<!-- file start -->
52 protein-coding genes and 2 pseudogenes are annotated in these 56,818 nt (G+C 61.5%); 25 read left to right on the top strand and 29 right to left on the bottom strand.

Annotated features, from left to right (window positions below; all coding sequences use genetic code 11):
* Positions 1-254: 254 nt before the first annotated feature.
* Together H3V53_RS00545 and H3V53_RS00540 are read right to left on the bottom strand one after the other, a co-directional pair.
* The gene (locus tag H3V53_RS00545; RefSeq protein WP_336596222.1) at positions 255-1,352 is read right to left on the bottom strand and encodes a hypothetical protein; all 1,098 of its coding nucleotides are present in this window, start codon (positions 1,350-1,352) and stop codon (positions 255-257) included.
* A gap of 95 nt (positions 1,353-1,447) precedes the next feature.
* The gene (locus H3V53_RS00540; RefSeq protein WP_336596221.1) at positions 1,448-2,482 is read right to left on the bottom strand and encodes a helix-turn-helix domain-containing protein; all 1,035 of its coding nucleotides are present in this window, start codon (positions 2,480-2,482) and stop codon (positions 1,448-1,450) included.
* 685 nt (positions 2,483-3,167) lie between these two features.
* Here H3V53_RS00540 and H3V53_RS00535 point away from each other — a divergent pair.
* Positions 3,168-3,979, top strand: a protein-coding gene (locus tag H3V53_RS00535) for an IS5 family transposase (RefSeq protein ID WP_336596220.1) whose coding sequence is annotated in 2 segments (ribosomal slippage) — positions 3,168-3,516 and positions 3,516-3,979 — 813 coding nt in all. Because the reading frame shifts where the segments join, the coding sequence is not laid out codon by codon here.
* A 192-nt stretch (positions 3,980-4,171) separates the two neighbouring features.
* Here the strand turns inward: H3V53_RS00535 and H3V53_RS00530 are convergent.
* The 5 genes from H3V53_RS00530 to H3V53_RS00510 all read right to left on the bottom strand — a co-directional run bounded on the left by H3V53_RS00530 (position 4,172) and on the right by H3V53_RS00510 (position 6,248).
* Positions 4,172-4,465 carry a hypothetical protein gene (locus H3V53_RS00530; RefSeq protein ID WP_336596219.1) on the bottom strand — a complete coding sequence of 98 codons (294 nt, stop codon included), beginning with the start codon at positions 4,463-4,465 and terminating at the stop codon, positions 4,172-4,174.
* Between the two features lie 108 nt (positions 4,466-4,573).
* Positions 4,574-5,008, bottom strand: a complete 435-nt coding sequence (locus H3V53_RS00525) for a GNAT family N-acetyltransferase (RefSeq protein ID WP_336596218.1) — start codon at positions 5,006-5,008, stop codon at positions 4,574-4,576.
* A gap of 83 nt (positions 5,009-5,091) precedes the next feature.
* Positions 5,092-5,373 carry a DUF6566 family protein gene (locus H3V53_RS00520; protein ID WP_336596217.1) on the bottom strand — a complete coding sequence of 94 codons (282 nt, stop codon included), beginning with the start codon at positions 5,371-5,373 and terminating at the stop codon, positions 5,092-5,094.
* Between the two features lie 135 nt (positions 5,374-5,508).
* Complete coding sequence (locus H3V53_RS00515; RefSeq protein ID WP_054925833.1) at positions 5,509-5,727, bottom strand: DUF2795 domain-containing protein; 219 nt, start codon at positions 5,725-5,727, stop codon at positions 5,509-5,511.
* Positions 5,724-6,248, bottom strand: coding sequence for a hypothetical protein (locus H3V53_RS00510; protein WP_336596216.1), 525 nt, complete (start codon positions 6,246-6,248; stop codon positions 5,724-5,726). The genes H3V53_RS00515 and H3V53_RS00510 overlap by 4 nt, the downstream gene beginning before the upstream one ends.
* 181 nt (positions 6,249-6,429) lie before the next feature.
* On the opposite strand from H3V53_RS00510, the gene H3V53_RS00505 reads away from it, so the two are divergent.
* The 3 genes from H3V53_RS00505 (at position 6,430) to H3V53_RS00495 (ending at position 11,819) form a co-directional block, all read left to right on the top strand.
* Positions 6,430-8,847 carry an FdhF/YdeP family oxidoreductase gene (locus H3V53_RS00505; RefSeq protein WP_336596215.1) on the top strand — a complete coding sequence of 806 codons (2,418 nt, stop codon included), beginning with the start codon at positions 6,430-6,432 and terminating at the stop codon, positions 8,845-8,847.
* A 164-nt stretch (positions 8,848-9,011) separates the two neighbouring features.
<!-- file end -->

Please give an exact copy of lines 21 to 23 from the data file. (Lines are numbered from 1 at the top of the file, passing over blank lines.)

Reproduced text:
* Positions 5,724-6,248, bottom strand: coding sequence for a hypothetical protein (locus H3V53_RS00510; protein WP_336596216.1), 525 nt, complete (start codon positions 6,246-6,248; stop codon positions 5,724-5,726). The genes H3V53_RS00515 and H3V53_RS00510 overlap by 4 nt, the downstream gene beginning before the upstream one ends.
* 181 nt (positions 6,249-6,429) lie before the next feature.
* On the opposite strand from H3V53_RS00510, the gene H3V53_RS00505 reads away from it, so the two are divergent.